“A liminal space is the time between the ‘what was’ and the ‘next.’ It is a place of transition, waiting, and not knowing. Liminal space is where all transformation takes place, if we learn to wait and let it form us.” Source
Abuela. As both a Latina and a lover of literature, I have been enamored with the works of Gabriel García Márquez, Jorge Luis Borges, and Isabel Allende since I learned about the concept of books and reading (I started showing interest in books around age 3). The Magical Realists. After the age of 5, I would spend the majority of my time (outside of school) with my grandmother. It was grandmother who planted within me a love of literature and words. My grandmother has the most expansive vocabulary of anyone I know. It was also she, who taught me how to play dominoes and always reminded me to “stay sharp”. Strategy was just as important as imagination. My grandmother created an environment where I could both explore the creative world and my imagination, while also instilling within me the importance of structure, discipline, and all that is grounded in the material world. I often attribute my split in personality – the scientist and the artist – to the time I spent with her during my formative years. I’m both a researcher and a poet. An achiever and a dreamer. A Capricorn Sun and a Pisces Moon. I was raised to live in liminal spaces. My grandmother encouraged me to become comfortable in situations riddled with the unknown. It was she who showed me that nothing stays the same. Transformation was life’s greatest teacher because it was only he who understood the intricacies of time. These lessons from my grandmother – the greatest gifts a child could have been given.
My uncle had a library in a small room at my grandmother’s house. It was there where I saw my first copy of Don Quixote. I remember picking up the book for the first time and marveling as its monstrosity. That particular edition was a red bound hard-cover. It smelled like a real book. I would attempt to read it – even though at times it was too dense for my young mind. I was always so intrigued by what I could comprehend from the story line. Don Quixote y Sancho Panza. I would often pick up the book and place it inside of basket as I pranced around my grandmother’s house reenacting the Provincial Life scene from Beauty and the Beast . Unknowingly, this Cervantes masterpiece in all its glory was my first introduction to the hero’s journey as described by Joseph Campbell. It was also my first introduction to magical realism – the bridge between reality and fiction.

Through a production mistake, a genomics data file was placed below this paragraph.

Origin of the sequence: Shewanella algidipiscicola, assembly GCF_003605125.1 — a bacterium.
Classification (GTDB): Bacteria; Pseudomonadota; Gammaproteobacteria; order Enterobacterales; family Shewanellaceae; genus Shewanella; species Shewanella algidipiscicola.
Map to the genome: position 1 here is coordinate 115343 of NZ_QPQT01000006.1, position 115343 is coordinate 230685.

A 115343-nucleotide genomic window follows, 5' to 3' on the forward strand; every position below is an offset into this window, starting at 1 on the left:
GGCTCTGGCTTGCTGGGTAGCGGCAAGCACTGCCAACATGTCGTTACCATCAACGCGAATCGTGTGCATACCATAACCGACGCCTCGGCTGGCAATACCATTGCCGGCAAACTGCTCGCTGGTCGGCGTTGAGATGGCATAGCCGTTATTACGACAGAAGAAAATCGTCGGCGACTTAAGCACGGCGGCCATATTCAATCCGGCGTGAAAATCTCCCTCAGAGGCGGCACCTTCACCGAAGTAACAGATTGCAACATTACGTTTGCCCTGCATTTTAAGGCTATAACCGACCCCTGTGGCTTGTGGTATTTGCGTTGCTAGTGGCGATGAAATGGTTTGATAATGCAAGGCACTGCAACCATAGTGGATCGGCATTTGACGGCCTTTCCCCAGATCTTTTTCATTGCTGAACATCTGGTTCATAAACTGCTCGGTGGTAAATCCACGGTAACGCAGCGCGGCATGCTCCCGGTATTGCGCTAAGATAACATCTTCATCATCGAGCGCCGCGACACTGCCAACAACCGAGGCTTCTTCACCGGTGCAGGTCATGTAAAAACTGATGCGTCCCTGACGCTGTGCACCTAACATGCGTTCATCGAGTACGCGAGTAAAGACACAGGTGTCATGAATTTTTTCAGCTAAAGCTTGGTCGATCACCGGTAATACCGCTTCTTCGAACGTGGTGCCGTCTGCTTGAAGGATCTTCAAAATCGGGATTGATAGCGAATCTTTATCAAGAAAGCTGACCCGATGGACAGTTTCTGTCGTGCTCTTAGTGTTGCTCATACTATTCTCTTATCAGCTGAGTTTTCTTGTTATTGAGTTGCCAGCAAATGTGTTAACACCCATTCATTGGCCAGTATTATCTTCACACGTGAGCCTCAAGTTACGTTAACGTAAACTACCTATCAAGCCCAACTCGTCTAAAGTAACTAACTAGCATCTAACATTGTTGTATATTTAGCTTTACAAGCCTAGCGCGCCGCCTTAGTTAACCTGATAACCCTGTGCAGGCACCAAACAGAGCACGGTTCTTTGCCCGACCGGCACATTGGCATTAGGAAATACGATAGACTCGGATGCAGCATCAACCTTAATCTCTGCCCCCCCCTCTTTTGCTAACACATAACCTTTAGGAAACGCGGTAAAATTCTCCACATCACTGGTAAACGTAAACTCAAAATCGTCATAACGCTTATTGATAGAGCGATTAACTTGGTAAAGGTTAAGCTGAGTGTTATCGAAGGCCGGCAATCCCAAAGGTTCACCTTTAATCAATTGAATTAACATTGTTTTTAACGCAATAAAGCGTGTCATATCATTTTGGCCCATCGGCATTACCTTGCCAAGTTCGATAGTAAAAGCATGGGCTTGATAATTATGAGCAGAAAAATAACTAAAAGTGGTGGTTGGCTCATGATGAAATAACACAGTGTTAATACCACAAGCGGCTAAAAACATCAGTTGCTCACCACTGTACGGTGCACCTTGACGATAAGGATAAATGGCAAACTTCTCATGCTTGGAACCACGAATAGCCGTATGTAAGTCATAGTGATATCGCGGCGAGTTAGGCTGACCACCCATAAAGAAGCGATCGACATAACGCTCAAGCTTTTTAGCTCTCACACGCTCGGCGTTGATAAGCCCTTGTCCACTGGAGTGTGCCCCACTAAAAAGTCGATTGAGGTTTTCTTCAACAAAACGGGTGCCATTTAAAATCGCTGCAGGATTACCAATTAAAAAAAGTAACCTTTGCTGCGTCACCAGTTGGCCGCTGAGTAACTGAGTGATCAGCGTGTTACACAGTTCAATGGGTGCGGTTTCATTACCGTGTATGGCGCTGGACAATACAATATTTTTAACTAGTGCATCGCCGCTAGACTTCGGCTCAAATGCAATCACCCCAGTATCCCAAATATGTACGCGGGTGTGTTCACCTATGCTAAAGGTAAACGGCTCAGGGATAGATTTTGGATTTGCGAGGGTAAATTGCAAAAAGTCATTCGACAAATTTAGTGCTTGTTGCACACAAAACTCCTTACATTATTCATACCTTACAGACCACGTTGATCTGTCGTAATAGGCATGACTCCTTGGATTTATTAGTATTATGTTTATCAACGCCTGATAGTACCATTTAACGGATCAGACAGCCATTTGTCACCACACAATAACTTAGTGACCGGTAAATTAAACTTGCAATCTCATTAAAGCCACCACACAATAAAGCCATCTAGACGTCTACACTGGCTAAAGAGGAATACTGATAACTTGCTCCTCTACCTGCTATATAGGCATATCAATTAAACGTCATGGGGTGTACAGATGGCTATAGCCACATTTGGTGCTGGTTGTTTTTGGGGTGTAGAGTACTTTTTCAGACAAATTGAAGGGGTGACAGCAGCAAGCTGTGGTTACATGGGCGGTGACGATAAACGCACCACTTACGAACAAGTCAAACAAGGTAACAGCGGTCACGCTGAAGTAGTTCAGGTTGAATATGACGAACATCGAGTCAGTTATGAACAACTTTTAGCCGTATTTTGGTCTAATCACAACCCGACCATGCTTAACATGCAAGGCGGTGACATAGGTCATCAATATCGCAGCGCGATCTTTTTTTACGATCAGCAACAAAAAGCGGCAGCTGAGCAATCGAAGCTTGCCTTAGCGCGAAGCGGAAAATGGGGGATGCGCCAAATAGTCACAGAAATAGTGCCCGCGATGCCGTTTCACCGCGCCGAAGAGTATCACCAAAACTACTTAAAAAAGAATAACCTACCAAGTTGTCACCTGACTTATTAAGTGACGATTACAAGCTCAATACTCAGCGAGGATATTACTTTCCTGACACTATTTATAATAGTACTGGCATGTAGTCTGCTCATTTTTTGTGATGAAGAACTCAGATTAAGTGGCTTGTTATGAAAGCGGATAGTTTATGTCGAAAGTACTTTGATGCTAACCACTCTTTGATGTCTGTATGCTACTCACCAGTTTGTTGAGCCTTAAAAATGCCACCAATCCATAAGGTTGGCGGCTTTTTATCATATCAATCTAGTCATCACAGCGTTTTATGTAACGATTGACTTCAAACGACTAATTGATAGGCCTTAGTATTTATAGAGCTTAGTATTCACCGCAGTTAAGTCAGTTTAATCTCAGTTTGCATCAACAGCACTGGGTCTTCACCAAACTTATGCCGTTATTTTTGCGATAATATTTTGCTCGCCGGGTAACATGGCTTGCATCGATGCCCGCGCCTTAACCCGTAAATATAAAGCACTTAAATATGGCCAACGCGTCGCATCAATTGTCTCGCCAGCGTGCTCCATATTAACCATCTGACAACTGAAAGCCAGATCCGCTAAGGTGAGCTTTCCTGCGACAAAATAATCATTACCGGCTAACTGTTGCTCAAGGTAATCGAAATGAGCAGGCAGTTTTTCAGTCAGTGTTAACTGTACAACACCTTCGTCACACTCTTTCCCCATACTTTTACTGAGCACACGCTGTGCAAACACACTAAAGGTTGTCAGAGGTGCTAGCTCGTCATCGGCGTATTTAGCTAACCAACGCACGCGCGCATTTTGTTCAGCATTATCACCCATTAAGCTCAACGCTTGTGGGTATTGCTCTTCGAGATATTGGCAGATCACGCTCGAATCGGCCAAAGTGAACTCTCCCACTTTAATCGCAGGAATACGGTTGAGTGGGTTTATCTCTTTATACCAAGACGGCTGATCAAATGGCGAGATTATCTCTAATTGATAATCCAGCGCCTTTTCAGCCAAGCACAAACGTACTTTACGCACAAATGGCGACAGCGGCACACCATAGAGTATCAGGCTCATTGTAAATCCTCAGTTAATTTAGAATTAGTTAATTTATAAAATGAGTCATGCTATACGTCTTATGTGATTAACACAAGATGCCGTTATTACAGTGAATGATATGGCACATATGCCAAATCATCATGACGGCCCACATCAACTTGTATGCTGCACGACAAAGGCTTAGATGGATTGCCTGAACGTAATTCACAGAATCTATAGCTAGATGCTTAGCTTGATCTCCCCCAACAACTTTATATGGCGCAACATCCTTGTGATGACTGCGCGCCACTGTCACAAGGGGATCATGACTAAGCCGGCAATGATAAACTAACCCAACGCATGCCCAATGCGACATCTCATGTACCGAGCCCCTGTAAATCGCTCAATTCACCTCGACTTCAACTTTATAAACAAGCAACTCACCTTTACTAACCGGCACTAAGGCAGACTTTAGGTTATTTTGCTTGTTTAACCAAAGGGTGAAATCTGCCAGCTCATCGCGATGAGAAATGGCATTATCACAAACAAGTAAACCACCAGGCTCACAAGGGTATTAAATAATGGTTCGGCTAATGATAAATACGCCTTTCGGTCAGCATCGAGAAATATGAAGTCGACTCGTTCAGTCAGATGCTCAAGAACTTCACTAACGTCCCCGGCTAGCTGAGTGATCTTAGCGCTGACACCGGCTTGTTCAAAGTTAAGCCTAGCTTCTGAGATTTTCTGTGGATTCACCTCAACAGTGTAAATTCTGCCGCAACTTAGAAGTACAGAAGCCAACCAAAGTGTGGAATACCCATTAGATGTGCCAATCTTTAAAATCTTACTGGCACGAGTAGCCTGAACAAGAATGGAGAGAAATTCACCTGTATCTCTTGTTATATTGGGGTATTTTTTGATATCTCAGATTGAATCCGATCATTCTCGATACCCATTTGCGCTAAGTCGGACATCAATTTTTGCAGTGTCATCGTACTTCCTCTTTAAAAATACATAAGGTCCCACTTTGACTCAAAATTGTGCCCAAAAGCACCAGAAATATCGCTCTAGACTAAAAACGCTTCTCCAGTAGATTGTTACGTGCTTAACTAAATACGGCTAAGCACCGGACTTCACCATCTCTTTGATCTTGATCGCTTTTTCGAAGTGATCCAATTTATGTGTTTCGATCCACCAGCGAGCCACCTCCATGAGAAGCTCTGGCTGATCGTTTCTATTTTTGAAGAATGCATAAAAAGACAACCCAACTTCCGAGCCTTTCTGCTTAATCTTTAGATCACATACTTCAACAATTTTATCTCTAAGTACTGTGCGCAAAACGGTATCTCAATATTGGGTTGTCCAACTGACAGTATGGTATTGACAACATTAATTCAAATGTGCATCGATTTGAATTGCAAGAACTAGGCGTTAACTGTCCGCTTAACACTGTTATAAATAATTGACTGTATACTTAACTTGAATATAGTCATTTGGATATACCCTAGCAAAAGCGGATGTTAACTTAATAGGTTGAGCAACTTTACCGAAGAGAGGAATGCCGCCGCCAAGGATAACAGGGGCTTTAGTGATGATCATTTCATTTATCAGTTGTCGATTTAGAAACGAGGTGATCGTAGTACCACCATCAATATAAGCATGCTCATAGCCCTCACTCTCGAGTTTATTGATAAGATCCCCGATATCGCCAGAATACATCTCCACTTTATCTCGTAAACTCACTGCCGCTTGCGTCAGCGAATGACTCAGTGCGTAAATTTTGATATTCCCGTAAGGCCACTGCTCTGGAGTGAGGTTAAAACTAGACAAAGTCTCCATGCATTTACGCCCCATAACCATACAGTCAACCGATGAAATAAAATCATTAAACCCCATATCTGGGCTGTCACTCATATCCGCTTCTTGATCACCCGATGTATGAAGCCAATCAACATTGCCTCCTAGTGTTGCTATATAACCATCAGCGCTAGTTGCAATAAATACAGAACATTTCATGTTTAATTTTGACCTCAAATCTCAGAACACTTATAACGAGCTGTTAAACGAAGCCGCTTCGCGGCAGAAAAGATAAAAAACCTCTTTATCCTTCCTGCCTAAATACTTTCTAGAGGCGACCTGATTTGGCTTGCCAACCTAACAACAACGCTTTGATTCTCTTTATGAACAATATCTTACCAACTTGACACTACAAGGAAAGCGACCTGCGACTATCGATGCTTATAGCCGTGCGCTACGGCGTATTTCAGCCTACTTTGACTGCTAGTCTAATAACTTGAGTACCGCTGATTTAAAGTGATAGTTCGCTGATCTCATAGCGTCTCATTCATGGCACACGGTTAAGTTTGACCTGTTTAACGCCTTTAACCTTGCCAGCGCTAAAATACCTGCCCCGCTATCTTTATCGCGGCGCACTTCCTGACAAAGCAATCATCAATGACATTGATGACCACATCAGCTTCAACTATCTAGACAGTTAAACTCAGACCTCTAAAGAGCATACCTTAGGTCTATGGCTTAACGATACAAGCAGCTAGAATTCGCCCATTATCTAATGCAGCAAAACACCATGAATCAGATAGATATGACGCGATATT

One of the techniques employed by the magical realists is the use of liminal spaces. Hence, “the bridge between reality and fiction.” Liminal spaces are those spaces between what was and what will be, where anything is possible. It’s the space between when you awaken and when you register your first breath. It’s that space right before the sun rises or right after the sun sets. It is the space right after an orgasm. The space that exists in-between: spaces that are tainted with the unknown, with darkness, with possibility. It is said that liminal spaces are the birthplace of transformation. The spaces where the universe is continuously destroyed and reborn again and again.
As I walked past a lagoon near dusk last night, I stopped. Transition. I thought. The sun had just waved us goodbye. The moon had appeared in her waxing glory. And the lagoon revered it all in stillness. The sun, the moon, the lagoon – Leaning into the unknown while waiting with knowing that it was all about to change. Reality drenched in liminality.
I want it more than I can tell
And for once it might be grand to have someone understand
I want so much more than they’ve got planned
I wonder if she’s feeling well
With a dreamy, far-off look
And her nose stuck in a book
What a puzzle to the rest of us is Belle
A most peculiar mademoiselle!
She doesn’t quite fit in
A beauty but a funny girl
She really is a funny girl